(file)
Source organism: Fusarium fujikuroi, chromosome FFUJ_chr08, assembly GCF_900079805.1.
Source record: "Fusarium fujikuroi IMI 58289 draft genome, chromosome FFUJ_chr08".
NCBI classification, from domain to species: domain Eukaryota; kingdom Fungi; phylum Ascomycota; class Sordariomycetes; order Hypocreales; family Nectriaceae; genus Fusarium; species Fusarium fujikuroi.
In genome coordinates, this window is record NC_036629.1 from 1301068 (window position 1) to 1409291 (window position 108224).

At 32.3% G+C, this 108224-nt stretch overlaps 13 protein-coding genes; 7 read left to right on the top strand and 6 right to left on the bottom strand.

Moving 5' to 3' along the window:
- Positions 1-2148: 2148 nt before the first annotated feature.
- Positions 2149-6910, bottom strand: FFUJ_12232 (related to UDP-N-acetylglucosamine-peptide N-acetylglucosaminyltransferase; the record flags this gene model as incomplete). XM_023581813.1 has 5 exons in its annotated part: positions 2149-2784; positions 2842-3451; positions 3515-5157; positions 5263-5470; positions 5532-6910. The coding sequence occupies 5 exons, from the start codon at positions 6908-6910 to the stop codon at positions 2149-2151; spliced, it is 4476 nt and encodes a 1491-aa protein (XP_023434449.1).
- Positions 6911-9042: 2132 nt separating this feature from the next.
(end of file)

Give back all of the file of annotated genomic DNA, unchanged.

Source organism: Fusarium fujikuroi, chromosome FFUJ_chr08, assembly GCF_900079805.1.
Source record: "Fusarium fujikuroi IMI 58289 draft genome, chromosome FFUJ_chr08".
NCBI classification, from domain to species: domain Eukaryota; kingdom Fungi; phylum Ascomycota; class Sordariomycetes; order Hypocreales; family Nectriaceae; genus Fusarium; species Fusarium fujikuroi.
In genome coordinates, this window is record NC_036629.1 from 1301068 (window position 1) to 1409291 (window position 108224).

At 32.3% G+C, this 108224-nt stretch overlaps 13 protein-coding genes; 7 read left to right on the top strand and 6 right to left on the bottom strand.

Moving 5' to 3' along the window:
- Positions 1-2148: 2148 nt before the first annotated feature.
- Positions 2149-6910, bottom strand: FFUJ_12232 (related to UDP-N-acetylglucosamine-peptide N-acetylglucosaminyltransferase; the record flags this gene model as incomplete). XM_023581813.1 has 5 exons in its annotated part: positions 2149-2784; positions 2842-3451; positions 3515-5157; positions 5263-5470; positions 5532-6910. The coding sequence occupies 5 exons, from the start codon at positions 6908-6910 to the stop codon at positions 2149-2151; spliced, it is 4476 nt and encodes a 1491-aa protein (XP_023434449.1).
- Positions 6911-9042: 2132 nt separating this feature from the next.